Guide to Applying Screen Protectors

April 28, 2011, By Christian Cawley

Touch screen devices are everywhere now, from high end all-in-one PCs to mobile phones and tablets. With our fingers as pointing devices (as nature intended) we can find, launch and interact with any number of apps and games, type on software keyboards and generally make a greasy mess on the touch screen.

From time to time these require cleaning, something that is best done with a strong piece of cloth and a small dab of water (although specialist cleaners are also available).

However, if you’re particularly clean on retaining the best quality of your device and plan to sell it on at some stage, you might opt for a screen protector…

How to apply screen protectors to mobile phones and tablets

Screen Protectors – Pros and Cons

To keep your precious mobile device clean and scratch free, you can choose from a quite large selection of screen protectors, most of which might not be entirely suitable for the device that you have purchased.

A case in point is my recent tablet purchase, the Advent Vega. Like most devices, this came without any additional protection, so I added a carry case and a screen protector. I had previously been doubtful about screen protectors, considering them the main cause of poor responsiveness from touch screens as well as a dust trap, but the protector I received with my HTC HD7 was so good and went on so easily that I was encouraged to repeat the exercise with the Vega.

The idea of screen protectors is completely sound. I’ve had several mobile phones over the years that have picked up scratches on the display despite my best efforts, so it makes sense to avoid this from happening. However if you get the wrong protector (or a badly-made, but approved protector) the whole concept of screen protectors becomes a joke.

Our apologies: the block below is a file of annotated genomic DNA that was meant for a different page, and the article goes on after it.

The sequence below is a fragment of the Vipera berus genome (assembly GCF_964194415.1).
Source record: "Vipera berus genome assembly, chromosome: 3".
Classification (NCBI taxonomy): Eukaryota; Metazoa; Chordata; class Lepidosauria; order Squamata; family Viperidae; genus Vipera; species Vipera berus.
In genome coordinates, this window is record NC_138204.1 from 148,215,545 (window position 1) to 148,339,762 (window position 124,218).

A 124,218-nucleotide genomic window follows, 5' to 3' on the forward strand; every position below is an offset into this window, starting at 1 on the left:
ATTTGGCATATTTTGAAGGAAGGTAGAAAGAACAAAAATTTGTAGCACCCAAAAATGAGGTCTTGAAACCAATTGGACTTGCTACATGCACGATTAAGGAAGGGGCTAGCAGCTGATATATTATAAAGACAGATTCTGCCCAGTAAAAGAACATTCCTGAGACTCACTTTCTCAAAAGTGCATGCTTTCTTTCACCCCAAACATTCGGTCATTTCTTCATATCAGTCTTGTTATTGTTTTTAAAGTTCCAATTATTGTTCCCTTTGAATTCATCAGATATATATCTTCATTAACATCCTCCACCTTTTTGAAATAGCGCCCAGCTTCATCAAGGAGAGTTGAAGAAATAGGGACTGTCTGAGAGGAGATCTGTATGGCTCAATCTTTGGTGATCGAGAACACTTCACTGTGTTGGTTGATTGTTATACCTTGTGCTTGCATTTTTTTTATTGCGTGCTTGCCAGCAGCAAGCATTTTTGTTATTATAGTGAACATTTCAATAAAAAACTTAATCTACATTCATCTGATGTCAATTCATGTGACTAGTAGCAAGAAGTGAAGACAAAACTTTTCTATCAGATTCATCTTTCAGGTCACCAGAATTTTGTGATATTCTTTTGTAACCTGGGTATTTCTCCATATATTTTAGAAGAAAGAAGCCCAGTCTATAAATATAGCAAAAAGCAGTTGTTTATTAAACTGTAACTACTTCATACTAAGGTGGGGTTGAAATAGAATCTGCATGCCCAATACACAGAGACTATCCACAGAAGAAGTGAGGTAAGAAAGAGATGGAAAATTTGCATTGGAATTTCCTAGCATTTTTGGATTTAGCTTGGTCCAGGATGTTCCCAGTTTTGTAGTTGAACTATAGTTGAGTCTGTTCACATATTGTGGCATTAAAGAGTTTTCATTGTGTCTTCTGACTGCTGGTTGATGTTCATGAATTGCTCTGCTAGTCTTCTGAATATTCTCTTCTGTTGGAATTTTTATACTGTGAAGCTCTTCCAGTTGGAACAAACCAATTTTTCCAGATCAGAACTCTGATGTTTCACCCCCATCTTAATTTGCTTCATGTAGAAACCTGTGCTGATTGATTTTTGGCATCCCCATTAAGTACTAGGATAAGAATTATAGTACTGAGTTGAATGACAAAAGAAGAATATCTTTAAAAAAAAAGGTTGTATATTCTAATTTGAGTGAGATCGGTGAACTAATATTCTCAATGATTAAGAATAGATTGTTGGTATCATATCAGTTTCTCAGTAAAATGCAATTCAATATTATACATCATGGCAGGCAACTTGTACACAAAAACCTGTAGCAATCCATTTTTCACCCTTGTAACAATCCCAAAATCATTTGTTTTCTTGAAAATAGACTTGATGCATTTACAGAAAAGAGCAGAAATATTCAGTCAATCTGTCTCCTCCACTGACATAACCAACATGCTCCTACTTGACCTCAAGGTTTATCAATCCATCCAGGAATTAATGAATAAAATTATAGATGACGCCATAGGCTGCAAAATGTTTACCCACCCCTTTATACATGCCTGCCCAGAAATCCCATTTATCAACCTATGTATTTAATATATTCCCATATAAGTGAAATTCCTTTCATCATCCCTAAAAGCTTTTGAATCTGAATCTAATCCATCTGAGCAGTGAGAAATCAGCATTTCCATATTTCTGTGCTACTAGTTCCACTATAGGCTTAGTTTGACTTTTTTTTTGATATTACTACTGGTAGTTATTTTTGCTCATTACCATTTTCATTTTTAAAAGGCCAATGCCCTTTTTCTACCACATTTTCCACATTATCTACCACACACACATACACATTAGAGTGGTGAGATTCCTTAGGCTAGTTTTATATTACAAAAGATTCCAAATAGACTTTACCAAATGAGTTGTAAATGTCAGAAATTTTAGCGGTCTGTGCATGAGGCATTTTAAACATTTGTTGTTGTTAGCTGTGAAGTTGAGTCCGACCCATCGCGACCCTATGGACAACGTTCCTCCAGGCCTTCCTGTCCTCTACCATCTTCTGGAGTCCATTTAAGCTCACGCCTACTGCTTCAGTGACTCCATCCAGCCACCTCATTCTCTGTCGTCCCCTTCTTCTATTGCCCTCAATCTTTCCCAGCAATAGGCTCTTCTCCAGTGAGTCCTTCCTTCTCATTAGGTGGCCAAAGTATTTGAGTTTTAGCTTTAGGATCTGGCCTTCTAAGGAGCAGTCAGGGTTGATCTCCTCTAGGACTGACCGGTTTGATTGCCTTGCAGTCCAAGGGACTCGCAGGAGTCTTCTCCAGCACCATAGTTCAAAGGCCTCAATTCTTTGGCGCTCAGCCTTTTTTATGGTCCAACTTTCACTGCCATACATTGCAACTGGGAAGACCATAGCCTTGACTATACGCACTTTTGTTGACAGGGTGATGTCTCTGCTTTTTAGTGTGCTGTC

This is what happened to me with the Advent Vega screen protector, purchased at the same time and made by the same company. Applying the protector was nothing short of a disaster, one that ended up with dusty air bubbles in a previously dust-free environment, thanks to the static qualities of the protector.

As a result of this experience, I’ve spent several weeks wondering what is wrong with the touch screen on the tablet, failing to realise that the problem was with the screen protector. Now removed, the screen responds perfectly!

Applying a Screen Protector

Above I mentioned that with my Windows Phone 7 device, I had no such problems; not a spot of dust, no air bubbles, perfect response. There were some differences between the applications of the two protectors, however, so it’s time to share the wisdom of choosing and correctly applying a screen protector…

Ok the first thing to do is head for a bathroom. I’m not going to suggest you get in a bath full of water and start dropping electrical devices in until you fry, but I would suggest a bathroom as a clean, dust-free environment.

Once there, and with a surface identified, unpack your tablet and with a strong but slightly damp paper towel, wipe-down the screen to remove and grease, and pay attention to the edges of the device. When this is done, repeat with a dry towel to soak up any moisture.

Also consider removing the majority of your clothing to avoid dust and fluff. After all, you’re in the bathroom!

Next, prepare the screen protector as per the instructions. Being near-naked and largely dust free, this shouldn’t take too long, particularly when you reach the stage of cleaning up any dust with the lint-free cloth. Once you’re done lining it up, gently apply the screen protector, rubbing out any air bubbles with your paper towel.

You’re done – or you should be. If you opted to remain fully-clothed, you will probably find that dust has invaded your screen protector. A couple of noticeable ones you might get away with; any more than this and you will experience problems with responsiveness.

Best to try again, with a new screen protector…

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